2132 Florida Avenue Northwest
Washington, DC 20008
Sure, there are chefs who are the children of accomplished home cooks and savvy gardeners, but Chef Benjamin Lambert’s family was on another level of dedication to the table. Growing up in northeast Ohio, foraging, hunting, and fishing were just a regular part of his life. He attributes his love affair with food to his grandparents, who were avid cooks who canned and jarred the local produce when it was in season. Today he may not have Call of the Wild style wilderness at his disposal, but he still makes his salumi at Restaurant Nora in Washington, DC in-house, proof that he has kept the lessons of his youth in this jungle of a different kind.
His journey toward the food industry began when he enrolled in The Culinary Institute of America at his mother’s suggestion. After graduating, he worked at Le Cirque 2000 under the watchful gaze of Sottha Khunn. At Union Pacific while working under Josh DeChellis, Lambert was inspired by the focus on a balance between sweet, sour, salty, and bitter in each dish. He took that lesson and replicates it to this day in each dish he creates. The tight quarters in the kitchen of his next stop, Picholine, would also be an important step. But it wasn’t really until working with Chef Jason Neroni at 71 Clinton Fresh Foods that Lambert feels he developed a professional interest in farm-to-table.
Lambert next worked at Town, his first large-scale restaurant in midtown under Geoffrey Zakarian. From New York, he moved to DC and took the position of chef de cuisine at Restaurant Nora. He turned out to be a natural fit for a restaurant that was organic and seasonal before those were buzz words. Lambert relishes the total menu development freedom that he’s earned, and the inspiration that Chef-Owner Nora Pouillon provides when they discuss the daily-changing dishes. He continues to promote, with Pouillon, the importance of local organic food in the capital city.
Interview with Chef Benjamin Lambert of Restaurant Nora
Will Blunt: What inspired you to pursue cooking professionally?
Benjamin Lambert: My mom told me it was a good idea; she said ‘why not try culinary school?’ My grandparents were great home cooks and I learned a lot from them. They did a lot of canning and jarring. I make all my own salumi here; a lot of that I picked up when I was a kid.
But I wouldn't have been as successful had I not gone to school. The CIA really put me on the right path of being where I needed to be. They instilled a good work ethic in me, which was good because when I first went to Le Cirque every day every dish had to be perfect. I said ‘Wow! This is incredible.’
WB: Do you recommend culinary school to aspiring cooks? Do you hire chefs with and without a culinary school background?
BL: In New York City I wouldn’t recommend school. But if you’re not in the area, like in a rural town, it’s a very good base to have. I went to school and learned that what my parents had always called a mango actually turned out to be a pepper. As for hiring, with or without culinary school, if you want to learn, come on in. My salad cook right now, he's been here for four months. He has no training—he just works hard.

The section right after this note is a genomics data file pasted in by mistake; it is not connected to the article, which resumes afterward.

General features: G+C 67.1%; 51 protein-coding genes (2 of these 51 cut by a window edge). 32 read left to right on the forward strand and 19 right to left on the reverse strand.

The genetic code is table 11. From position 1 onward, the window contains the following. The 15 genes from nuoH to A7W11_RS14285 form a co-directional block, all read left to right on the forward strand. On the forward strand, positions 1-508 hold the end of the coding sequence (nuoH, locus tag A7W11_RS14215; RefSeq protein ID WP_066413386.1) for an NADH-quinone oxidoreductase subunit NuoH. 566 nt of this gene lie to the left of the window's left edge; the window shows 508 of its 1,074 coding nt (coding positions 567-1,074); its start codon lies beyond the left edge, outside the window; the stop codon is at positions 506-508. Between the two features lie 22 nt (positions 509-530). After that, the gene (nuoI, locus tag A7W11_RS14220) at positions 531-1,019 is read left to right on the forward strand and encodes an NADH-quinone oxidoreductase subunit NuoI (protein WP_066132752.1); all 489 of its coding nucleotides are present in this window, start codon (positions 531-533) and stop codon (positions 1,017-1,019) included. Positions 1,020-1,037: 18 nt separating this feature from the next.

WB: Who were your mentors and what did you learn from them?
BL: From Rocco [DiSpirito] I learned about the use of sweet, sour, salty, and bitter. At Le Cirque I learned to do numbers under Sottha Khunn. There I learned to be a professional chef. Picholine had a small kitchen; you learn discipline. When I worked at 71 Clinton Fresh Food I learned a lot about the farm-to-table thing, under Jason [Neroni]; it was really cool working with him—a good time. After I left I worked at Town, my first big restaurant in midtown; I was a chef under Geoffrey Zakarian. I still learn here, too. I’ve learned a lot about who I am here. I have total freedom. Here, Nora [Pouillon] comes in and it’s good to sit down and talk to her and get into the same mindset.
WB: What advice would you offer to young cooks just getting started?
BL: Getting into this business is really hard if you don't have a strong work ethic. It's hard. Have a mentor. It doesn't matter if it's some cook that's a friend of yours, it just helps to have someone to guide you.
WB: What is your philosophy on food and dining?
BL: The whole mentality of the farm-to-table thing has really grown on me. And I don't believe in signature dishes here; I always just try to be creative and learn more every day. With the menu we try to be as healthy as possible; very little cream or butter.
WB: What are some of your favorite flavor combinations?
BL: I like classic flavors, but I like to add a twist. The Wild Alaskan Salmon [with Pea Purée, Caramelized Fennel, Grilled Hen of the Woods Mushrooms, Beet Tendrils, and Rhubarb Sauce] that you tasted today has mustard oil, peas, and mint. I like the combination of rabbit and lavender [in the Rabbit Porchetta, Frenched Rack of Rabbit, Bolognese-Stuffed Zucchini Blossom, Fennel Purée, Zucchini, Baby Carrots, Crispy Zucchini Blossoms, Chanterelles, and Rabbit Jus]. It kind of depends on the day. I like tamarind also, although we don’t use it here.
WB: How are you involved in your local culinary community?
BL: I do lectures at this school for continuing education so that people can see what a day in the life of a chef is like. I signed up for Obama's “Let's Move” campaign and I do a lot of events with Share our Strength. Nora's very big with [White House Assistant Chef] Sam Kass, and what they said was pretty inspiring and made me want to do something. I did an event this weekend for American Treasures, which supports artisan producers. I do anything I feel is worthwhile.
WB: Where will we find you in five years?
BL: I'd like to have my own place someday, but I'm happy here. I've been here three years and I can do whatever I want. Farmers grow things I ask them to grow, I get just about everything I need, and I learn something new every day.